South Dakota 1945 Census DGS 4520330 782 1088.jpg

United States Indian Census Rolls

  • This database contains an index to the Indian census rolls from 1885-1940. *Information contained in this database includes: name (Indian and/or English), gender, age, birth date, relationship to head of family, marital status, tribe name, agency and reservation name
  • Other information about an individual, such as degree of Indian blood, as recorded in the later census years, may be available on the original record.
  • The Indian Census schedules are census rolls usually submitted each year by agents or superintendents in charge of Indian reservations. There is not a census for every reservation or group of Indians for every year. Only persons who maintained a formal affiliation with a tribe under federal supervision are listed on these census rolls.

Using the census clues to lead to a birth certificate.

  • You can use what you learned from the census records to help you search for birth, marriage, and death records. Possibly the clues you find in the certificates will lead you back to the census records again for new names of family members.
  • For example, remember Ben W. Morrison, from his wife's obituary and the 1910 and 1920 censuses? Here is his birth record.
  • Here is the birth record of one of the sons of Albert Mattson and Ida Thornburg, who we found listed in their Bible and in several census records.
  • In the first sample above, C.E. Aves is 62 in the 1905 state census and born in Providence, Rhode Island. Subtracting his age from the date of the census, he was born in 1843. With this information, you can look for him in Rhode Island records. If you locate him as a seven year old in the 1850 census, either in Rhode Island, South Dakota, or another state, you may find him listed with his father and mother and other family members.
  • In the middle sample, Clarence A. Baker, is 39 years old in 1945 and was probably born in about 1906. With this information, we might find his birth record in South Dakota.
  • In the last sample, Geanell Baldwin was born in Iowa and 51 years old in 1945. Therefore, she was born in about 1894. You can search for her in Iowa records such as the 1900 census as a six year old most likely living with her parents.

Using the census clues to lead to a marriage certificate.

  • In the middle sample above, Clarence A. Baker's record states that he married Alice Simmons in 1938. Using this date and where they lived in the 1940 census, you can search for a marriage record that may have more information about the couple.

Step 3: Find birth, marriage, and death certificates for your ancestors and their children

States, counties, or even towns in some states recorded births, marriages, and deaths. You have probably seen these types of certificates and have your own. In addition to the child's name, birth date, and place of birth, a birth certificate may give the birthplaces of the parents, their ages, and occupations. A death certificate may give the person's birth date and place, parents' names and birthplaces, and spouse's name.

Studying what you have found:

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  • Review what you have found to see if there is missing information that could be found in a birth, marriage, or death certificate for your ancestors and their children.
  • If you are missing the names of parents, find a person's death certificate. It may contain the names of the deceased's parents, which would extend your pedigree back one more generation.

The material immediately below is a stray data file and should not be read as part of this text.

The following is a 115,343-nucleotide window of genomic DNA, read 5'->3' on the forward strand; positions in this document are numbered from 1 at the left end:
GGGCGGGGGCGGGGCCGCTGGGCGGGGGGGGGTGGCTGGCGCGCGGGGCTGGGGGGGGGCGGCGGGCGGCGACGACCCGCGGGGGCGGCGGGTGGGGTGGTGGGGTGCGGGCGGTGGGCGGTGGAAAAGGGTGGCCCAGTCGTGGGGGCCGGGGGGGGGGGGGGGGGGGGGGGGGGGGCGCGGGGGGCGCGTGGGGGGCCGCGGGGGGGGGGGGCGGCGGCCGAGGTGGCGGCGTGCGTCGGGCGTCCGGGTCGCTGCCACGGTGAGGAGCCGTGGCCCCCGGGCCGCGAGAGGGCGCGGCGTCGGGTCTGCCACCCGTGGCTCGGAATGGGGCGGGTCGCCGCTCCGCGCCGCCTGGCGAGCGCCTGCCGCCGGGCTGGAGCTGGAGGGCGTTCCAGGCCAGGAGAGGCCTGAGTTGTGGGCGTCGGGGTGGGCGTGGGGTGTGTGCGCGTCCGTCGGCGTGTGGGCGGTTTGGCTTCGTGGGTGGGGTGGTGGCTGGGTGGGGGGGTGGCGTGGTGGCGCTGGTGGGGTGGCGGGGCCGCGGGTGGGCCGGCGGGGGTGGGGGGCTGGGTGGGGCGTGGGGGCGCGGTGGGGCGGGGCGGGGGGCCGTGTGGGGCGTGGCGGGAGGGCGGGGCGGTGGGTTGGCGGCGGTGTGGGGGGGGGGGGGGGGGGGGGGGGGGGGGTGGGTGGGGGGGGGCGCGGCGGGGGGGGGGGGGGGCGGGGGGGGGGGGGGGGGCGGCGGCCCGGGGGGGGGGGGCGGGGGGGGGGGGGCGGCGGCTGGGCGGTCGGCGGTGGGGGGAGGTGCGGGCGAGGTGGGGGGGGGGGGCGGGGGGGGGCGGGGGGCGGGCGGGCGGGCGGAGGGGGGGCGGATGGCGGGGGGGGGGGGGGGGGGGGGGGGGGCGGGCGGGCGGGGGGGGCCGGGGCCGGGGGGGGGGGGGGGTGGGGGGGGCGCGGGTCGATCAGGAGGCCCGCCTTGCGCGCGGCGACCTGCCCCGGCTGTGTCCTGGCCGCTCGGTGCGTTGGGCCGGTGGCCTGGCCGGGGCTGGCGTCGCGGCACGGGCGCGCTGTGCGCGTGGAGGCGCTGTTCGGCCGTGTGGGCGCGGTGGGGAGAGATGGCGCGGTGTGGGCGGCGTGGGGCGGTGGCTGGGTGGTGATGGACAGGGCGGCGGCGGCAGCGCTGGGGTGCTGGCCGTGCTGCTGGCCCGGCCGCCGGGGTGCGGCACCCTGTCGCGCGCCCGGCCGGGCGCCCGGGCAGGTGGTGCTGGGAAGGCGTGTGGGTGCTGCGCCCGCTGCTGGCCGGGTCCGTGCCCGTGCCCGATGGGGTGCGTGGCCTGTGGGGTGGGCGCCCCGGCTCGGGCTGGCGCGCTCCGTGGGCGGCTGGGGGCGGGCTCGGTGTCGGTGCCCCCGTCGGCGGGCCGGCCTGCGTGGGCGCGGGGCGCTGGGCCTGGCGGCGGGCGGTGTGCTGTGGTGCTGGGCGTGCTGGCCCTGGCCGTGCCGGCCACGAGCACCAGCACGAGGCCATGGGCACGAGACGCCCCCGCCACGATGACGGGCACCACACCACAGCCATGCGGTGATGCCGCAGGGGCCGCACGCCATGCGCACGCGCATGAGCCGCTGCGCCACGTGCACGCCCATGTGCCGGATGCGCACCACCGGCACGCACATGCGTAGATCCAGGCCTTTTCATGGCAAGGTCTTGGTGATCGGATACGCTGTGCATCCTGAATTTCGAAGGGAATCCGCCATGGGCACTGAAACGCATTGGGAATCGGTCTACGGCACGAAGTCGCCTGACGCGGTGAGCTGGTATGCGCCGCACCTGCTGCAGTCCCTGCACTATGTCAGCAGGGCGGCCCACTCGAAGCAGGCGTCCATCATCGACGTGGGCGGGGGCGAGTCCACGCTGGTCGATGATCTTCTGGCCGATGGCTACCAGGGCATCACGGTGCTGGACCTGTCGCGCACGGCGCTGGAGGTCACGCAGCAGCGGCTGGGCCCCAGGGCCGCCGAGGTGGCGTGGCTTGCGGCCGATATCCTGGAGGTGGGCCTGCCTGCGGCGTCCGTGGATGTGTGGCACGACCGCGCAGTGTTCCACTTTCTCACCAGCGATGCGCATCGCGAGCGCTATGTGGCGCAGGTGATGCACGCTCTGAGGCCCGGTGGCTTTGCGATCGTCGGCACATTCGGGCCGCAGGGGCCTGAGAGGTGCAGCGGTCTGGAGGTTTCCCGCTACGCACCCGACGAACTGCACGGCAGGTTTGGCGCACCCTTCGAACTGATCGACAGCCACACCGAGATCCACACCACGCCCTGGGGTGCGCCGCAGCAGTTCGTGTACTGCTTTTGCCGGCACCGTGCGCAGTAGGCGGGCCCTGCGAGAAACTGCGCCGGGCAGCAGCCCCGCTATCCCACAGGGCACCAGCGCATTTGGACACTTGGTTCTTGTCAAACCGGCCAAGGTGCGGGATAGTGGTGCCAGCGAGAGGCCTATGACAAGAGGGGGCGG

• If you find a child listed in a census record, try to find their actual birth certificate to learn their full birth date.
  • If a married couple is shown in the census records and you need the wife's maiden name, search for their marriage record or her death record. The mother's maiden name should also be given in her children's birth certificates.

Obtaining the certificates

  • There are basically three ways to find these certificates, or the information from them: by finding them in an online database, by reading a microfilm of them, or by purchasing them through the mail .

Online databases

  • This chart gives links to some South Dakota online databases for these records:
FamilySearch Historical Indexes

Samples of index entries

Birth index sample South Dakota
Marriage index South Dakota

Finding Microfilm Copies of Certificates

Some South Dakota state, county, and Indian agency birth, death, and marriage certificates are available on microfilm through the Family History Library. These may be searched at a family history center near you.
Some digitized copies of these microfilms are also available online, as the film description will indicate.

Ordering certificates through the mail

  • Click here for information on how to order birth records. This will require an application, a fee, and proof of your identification. Ask for an informational copy, not a certified copy (which is only available to next of kin). Provide as many details as possible on the application, but you may leave some fields blank.
  • Click here for information on how to order marriage records. This will require an application, a fee, and proof of your identification. Ask for an informational copy, not a certified copy (which is only available to next of kin). Provide as many details as possible on the application, but you may leave some fields blank.
  • Click here for information on how to order death records. This will require an application, a fee, and proof of your identification. Ask for an informational copy, not a certified copy (which is only available to next of kin). Provide as many details as possible on the application, but you may leave some fields blank.

Samples of records